Reading and re-reading my favourite zines from Saturday is helping me battle through the post-zine fest lurgy, and gives me something to do while re-runs of Kitchen Cousins plays on the telly. I have very low standards for reality tv shows on the food network and if I start watching the new season of Kitchen Cousins I just won't stop. So zine reviews it is.
Emily writes one of my favourite zines D&D Virgin, a fun perzine documenting Emily and her mates getting into D&D. I loved reading about her adventures with gaming and it neatly coincided with me and my mates embarking on a new d&d campaign last year. I spotted Emily's stall on Saturday and had some ace chats about rpgs. We chatted about some of the problems with the 4th edition of D&D. I've since moved onto Pathfinder as the combat rolls were doing my head in and I was more interested in strategy and storytelling, and it was cool chatting with Emily and finding out her group had opted for a different system for similar reasons. I spied some other ace gaming and anime zines on her stall and Cassandra Pentaghast is NOT my girlfriend was my top choice.
The zine is dedicated to Cassandra Pentaghast, a character in the Dragon Age series. In the game you can choose to romance a number of characters with varying sexualities, unfortunately for Emily, her character of choice Cassandra Pentaghast in the game is straight, The zine is a fanzine to Cassandra, with Emily listing all the awesome things about her as well as commenting on other LGBT characters in games. It's a cool mini fanzine if you like fandom, queer stuff, or gaming, and Emily's passion is infectious, smart, and funny.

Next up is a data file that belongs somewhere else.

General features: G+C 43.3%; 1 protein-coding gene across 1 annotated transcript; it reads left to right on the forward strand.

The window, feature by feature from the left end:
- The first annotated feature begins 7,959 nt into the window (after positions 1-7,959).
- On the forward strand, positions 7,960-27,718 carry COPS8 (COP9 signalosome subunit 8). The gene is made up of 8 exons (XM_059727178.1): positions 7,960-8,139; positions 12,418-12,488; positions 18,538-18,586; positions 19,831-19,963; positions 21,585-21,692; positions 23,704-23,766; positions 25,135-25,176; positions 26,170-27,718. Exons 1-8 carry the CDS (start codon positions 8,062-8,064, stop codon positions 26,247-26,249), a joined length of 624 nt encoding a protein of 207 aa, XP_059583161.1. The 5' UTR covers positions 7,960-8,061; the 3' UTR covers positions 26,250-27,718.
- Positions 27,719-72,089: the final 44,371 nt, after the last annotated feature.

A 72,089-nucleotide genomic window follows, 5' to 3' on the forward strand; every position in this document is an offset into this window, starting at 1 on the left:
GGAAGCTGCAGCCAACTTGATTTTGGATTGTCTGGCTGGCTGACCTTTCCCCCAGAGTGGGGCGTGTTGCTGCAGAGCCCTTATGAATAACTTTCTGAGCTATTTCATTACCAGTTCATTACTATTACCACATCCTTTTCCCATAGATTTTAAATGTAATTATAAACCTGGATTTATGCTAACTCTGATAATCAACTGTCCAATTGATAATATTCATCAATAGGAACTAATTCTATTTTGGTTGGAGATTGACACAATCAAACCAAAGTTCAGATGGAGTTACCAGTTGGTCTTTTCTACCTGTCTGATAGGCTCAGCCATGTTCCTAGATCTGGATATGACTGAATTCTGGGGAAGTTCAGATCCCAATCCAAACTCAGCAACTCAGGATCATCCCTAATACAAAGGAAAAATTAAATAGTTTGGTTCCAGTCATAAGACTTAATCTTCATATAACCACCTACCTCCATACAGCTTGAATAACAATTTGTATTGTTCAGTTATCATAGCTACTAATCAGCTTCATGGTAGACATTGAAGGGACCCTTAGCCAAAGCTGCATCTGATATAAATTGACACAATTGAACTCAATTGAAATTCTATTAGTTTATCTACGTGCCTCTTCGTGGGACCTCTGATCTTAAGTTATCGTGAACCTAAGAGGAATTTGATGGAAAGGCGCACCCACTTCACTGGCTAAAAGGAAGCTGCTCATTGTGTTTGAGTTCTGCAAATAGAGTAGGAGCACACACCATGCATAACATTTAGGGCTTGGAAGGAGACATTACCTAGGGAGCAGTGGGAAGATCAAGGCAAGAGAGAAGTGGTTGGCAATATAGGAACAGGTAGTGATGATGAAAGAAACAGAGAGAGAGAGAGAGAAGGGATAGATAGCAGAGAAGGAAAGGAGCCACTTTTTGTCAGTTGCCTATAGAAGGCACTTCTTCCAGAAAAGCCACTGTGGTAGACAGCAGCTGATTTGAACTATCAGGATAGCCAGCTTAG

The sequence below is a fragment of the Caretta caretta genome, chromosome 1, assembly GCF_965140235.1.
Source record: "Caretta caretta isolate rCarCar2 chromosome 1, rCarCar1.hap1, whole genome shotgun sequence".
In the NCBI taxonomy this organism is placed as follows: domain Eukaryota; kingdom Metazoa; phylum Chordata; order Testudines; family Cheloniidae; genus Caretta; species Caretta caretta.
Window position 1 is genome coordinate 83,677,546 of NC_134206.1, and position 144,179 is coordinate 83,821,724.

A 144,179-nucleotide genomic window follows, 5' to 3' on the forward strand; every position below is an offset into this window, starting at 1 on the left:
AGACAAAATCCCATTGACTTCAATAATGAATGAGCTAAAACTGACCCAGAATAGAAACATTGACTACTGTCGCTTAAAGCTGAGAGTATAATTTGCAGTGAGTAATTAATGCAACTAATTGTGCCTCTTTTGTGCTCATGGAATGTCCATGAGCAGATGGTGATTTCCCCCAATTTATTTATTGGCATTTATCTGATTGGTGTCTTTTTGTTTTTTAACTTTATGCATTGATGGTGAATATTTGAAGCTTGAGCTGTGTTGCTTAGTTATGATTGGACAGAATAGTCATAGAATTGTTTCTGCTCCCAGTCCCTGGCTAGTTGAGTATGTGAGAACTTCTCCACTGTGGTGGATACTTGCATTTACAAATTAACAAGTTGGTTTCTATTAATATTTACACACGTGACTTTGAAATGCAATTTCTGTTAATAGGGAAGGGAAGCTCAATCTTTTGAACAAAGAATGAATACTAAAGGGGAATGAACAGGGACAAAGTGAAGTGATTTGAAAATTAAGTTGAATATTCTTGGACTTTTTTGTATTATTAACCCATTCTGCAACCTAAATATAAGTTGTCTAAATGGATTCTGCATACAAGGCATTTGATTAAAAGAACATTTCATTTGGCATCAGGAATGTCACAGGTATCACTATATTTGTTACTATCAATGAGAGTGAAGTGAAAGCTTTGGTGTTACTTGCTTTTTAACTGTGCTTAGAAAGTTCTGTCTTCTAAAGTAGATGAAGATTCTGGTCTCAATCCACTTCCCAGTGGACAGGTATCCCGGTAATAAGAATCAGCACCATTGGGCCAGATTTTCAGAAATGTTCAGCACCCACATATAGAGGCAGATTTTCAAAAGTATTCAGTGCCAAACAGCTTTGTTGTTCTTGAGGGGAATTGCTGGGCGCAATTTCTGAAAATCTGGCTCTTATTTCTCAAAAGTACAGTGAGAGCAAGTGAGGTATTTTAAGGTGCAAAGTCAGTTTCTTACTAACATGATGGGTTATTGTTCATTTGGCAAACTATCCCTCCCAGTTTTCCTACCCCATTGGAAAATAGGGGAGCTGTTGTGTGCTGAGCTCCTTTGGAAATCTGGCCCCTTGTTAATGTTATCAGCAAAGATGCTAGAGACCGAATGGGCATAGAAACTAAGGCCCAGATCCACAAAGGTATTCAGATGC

Edited by Seleena and Em with various contributions.
Poor Lass is my favourite zine right now. Its brilliant to read a zine that gives a platform for diverse working class voices and to document personal histories. Each issue is themed and issue 5's theme is education. This issue features a mix of stories including those who had no formal education, people who felt excluded from education, people talking about their favourite teachers who believed in them, people who struggled academically, people who met class barriers in academia, and people who get shit done. It's a brilliant compilation of stories all written in different styles and voices, and it's great to see such a thick issue with so many people wanting to contribute. The zine sold out at Sheffield Zine Fest but for anyone who didn't manage to get a copy you can now order it online here.
Scratch that itch
Oooh it's a right slick issue this one! Super pretty and beautifully illustrated and a free sticker to boot, definitely one of my favourites from this weekend. Kathleen writes about visiting Tokyo and getting to stay in a capsule hotel, her life long dream. And for those who are fans of compact spaces it is pretty dreamy, but don't worry if you can't get yrsen to Tokyo then Kathleen's tips of how to recreate the experience at home will suffice. Kathleen's comic about Buzzcut, a pair of hair clippers with feelings, depicts aspects of PTSD and mental health in an honest and articulate way It's very moving and is accompanied by a reading list/play list of mental health. There's a super ace interview with Nathan (Onsind/Martha) about diy, mental health, and music which has some brilliant discussions regarding balancing creativity with your every day life and your every day mental health. I read it on the way home from zine fest and I've since re-read it a couple more times. I love the way Kathleen writes and draws and the themes of exploring diy creativity and I hope this is available at upcoming zine fairs for more people to get a copy.
Will Tapply and Alex Minshall